- Subject index
Let technology pave the way to Common Core success. Your transition to the Common Core just got easier! When you start getting creative with technology, you’ll turn your classroom into a student-centered learning environment that fosters collaboration, individualizes instruction, and cultivates essential technological literacy. This book is your road map to student success–while meeting the Common Core ELA and literacy standards. Features include: • Specific recommendations for free apps and tech tools that support the Common Core • Step-by-step guidelines to breaking down a Common Core standard for your grade and subject • Teacher-tested, lesson ideas and teaching strategies • Replicable resources, including prewriting activities and writing templates • Real-life examples You don’t need to be in a 1:1 school to do amazing things with technology. With just a few devices, you can engage a whole class! Delve into the Common Core ELA standards by having students experiment creatively with the tech tools at hand for a more meaningful and resonant learning experience. “The book contains a tremendous collection of actionable ideas that can be seamlessly implemented to make a difference in all aspects of the classroom. A must-own guide that will surely be a teacher’s go-to resource to help bring the standards to life.” Adam Bellow, Founder of eduTecher / eduClipper Plainview, New York “Catlin Tucker provides great ideas for student use of technology tools that cross the curriculum areas and allow the students to showcase their mastery of content. Students will love how the traditional classroom assessments are transformed!” Kathy Schrock, Educational Technologist, Adjunct Instructor Wilkes University, PA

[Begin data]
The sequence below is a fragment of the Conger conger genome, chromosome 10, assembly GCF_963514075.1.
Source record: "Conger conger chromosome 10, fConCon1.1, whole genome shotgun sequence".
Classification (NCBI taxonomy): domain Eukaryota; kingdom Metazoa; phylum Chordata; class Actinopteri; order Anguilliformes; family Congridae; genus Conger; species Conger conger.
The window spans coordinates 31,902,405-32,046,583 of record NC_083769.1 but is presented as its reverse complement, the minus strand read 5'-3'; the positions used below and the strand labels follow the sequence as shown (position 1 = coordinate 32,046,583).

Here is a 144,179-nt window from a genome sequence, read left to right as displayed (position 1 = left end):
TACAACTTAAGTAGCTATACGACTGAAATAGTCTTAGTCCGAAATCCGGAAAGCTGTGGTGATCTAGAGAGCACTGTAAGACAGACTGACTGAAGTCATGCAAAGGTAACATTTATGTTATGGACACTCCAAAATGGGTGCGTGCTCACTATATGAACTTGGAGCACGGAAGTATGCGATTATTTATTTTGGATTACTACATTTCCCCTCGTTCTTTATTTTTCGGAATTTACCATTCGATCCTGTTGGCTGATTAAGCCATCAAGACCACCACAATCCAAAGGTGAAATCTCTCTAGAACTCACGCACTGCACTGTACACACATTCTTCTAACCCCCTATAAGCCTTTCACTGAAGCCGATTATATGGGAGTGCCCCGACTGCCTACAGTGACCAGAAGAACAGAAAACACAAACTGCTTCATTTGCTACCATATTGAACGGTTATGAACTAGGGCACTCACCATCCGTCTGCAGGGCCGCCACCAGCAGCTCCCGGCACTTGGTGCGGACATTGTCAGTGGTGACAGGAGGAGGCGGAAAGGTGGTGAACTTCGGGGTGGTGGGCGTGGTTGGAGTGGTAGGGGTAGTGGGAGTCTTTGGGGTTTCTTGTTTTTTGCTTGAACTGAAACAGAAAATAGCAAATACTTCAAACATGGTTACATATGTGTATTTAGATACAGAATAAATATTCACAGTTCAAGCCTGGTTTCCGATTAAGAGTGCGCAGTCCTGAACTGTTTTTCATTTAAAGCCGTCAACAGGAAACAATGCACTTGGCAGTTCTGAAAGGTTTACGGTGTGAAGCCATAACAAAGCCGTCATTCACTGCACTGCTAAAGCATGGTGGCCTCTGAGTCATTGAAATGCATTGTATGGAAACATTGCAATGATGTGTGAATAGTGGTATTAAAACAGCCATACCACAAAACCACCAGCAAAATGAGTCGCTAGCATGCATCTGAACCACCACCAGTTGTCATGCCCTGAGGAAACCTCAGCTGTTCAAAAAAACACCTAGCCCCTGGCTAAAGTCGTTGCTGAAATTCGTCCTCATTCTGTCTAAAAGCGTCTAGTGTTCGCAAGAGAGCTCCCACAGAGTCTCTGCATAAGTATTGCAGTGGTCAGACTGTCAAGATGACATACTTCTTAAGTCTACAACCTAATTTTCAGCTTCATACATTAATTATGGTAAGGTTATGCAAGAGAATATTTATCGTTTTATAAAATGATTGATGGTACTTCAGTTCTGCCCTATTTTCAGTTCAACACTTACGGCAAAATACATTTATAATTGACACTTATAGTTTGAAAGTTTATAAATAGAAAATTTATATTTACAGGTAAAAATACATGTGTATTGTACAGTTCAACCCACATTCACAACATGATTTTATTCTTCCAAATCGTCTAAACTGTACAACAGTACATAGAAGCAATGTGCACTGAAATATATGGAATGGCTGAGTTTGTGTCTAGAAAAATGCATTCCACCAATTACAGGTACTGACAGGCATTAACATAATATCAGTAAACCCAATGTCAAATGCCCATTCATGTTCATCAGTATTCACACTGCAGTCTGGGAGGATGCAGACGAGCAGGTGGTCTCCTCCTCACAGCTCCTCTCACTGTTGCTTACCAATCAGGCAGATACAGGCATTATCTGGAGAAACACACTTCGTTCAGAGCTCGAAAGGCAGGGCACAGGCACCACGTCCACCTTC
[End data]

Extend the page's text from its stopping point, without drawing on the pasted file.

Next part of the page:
Chapter 7: Rethinking Research
Today, our students are surrounded by information. They can do a Google search to find the answer to almost any question—big or small. For many educators, this is exciting, scary, and daunting. The very foundation of what it means to teach and learn is changing. Students don’t need to amass a vast storage of information to be successful in life. Today, the traditional focus on memorization is less important, and less necessary. It is more important that students learn how to find, evaluate, analyze, and apply the information that is all around them and easily accessible from the little computers many of them carry in their pockets.
Education has been built on the premise that the teacher is the “expert” and, in ...